Dreamed of visiting Hawaii
Aloha

Finally off to the tourist mecca we go
A hotel across from the beach
ABC on every corner
Rainbow after every shower
Early morning plant waterers and sidewalk sweepers
Late night celebrators and walk-takers
Visible from our balcony

Take-out breakfast on the beach
Fresh pineapple and spam at McDonalds
Chocolate macadamia clusters
Purchased and consumed by the boxful
Souvenir shirts (t-shirt for me,
Hawaiian print for him) worn with pride

Studying history at Pearl Harbor
Rental car circumnavigating the island
Catamaran voyage to see the dolphins
Swimming with feet protected by aqua shoes
Favorite memories of a lifetime
Mahalo

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I made my husband pose next to this painted rock outside the Waikiki Aquarium.

Guest Post: Babbling Brook “Plein Air” Sketchbook Sunday by Lindsay Weirich

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Many thanks to Lindsay Weirich for this wonderful article and video. You can see more of Weirich’s work on her website, The Frugal Crafter Blog.

Babbling Brook by Lindsay Weirich

Hi friends! Today we are going to travel to the local Audubon trails and do some painting on location!

 

My husband and I filmed on location and I hope you enjoy it.

Click here to see the video and read the rest of this article.

Guest Post: What Good Music Can Teach Us About Writing by Andrea Lundgren

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A big ARHtistic License thank you to Andrea Lundgren for this multidisciplinary guest article, which was first published on A Writer’s Path.

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I was thinking about this the other day while on hold. I was waiting for a break in the music that signaled that someone was going to rescue me from the unending monotony, so when the music would change from stringed instruments music to a pause, I’d get excited…only to have the music start another movement.

And it got me thinking about plotting. I realized there are three things we can learn from good music (and from bad music, in a let’s-avoid-doing-what-they-did sort of way).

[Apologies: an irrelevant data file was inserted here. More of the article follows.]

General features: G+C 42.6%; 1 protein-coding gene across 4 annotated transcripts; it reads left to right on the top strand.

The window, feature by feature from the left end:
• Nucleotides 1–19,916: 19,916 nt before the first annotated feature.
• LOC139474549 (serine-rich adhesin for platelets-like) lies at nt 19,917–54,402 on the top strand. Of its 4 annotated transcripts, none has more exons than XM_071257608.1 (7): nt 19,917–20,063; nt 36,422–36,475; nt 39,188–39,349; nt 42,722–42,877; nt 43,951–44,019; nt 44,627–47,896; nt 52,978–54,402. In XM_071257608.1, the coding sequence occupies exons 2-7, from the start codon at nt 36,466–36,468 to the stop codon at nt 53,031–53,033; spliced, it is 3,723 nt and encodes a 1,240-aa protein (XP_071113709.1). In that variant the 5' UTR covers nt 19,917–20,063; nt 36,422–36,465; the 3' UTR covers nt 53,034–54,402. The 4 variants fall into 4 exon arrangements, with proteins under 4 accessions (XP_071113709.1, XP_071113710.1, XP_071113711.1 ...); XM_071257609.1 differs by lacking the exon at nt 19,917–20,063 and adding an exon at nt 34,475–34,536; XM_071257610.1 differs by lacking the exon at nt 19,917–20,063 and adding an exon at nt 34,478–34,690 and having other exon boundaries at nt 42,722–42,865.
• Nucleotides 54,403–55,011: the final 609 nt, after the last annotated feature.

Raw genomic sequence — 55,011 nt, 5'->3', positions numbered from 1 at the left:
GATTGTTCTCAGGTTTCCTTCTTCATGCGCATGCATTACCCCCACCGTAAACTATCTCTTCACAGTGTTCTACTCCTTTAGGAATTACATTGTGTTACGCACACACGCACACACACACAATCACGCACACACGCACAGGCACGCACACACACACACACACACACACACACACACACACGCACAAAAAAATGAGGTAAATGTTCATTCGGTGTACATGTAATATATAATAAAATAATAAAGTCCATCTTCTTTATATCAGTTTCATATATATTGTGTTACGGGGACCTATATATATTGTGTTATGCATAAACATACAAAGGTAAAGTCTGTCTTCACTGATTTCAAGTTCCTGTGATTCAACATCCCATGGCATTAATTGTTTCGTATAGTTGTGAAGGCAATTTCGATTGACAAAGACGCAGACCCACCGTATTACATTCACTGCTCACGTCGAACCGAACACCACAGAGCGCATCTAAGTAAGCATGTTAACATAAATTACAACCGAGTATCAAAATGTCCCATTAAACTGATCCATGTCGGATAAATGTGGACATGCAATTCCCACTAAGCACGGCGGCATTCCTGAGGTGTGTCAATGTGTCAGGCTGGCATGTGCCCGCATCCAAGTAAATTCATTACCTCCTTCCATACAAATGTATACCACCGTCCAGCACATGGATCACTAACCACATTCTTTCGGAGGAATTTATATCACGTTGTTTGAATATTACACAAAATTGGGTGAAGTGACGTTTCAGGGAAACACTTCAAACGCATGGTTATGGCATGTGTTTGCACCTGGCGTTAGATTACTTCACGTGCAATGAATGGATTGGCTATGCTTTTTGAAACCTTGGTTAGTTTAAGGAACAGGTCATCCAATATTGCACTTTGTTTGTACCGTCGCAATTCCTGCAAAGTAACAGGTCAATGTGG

• Beware repetition…in wording, pacing, and plot. Some readers will be sensitive to words, to where reusing something like “twisted,” “inspected,” “challenged,” “taunted,” or other unique verbs, adjectives, or nouns will stand out. Others will notice plotting more, to where moments where the main character thinks about the past, or contemplates their dreams, or practices their battle skills will ring in their ears. But all readers will be aware of repetition on some level, and as a writer, you need to also pay attention to it. If your plot repeats the same notes, in words or action,  you run the risk of monotony.

Of course, repetition can be a good thing. You can repeat elements in the story, just as a piece of music repeats a motif. You can weave certain themes throughout scenes, or even repeat actions, to where a character demonstrates how much he or she has changed by going for the same walk, facing the same challenge, or recalling the same memory with new information or a changed perspective.

To read the rest of this article, click here.

From the Creator’s Heart #148

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From the Creator’s Heart #148

Do not say, “I’ll do to him as he has done to me; I’ll pay that man back for what he did.” (Proverbs 24:29 NIV)

In the Meme Time: R is for Readiness

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Readiness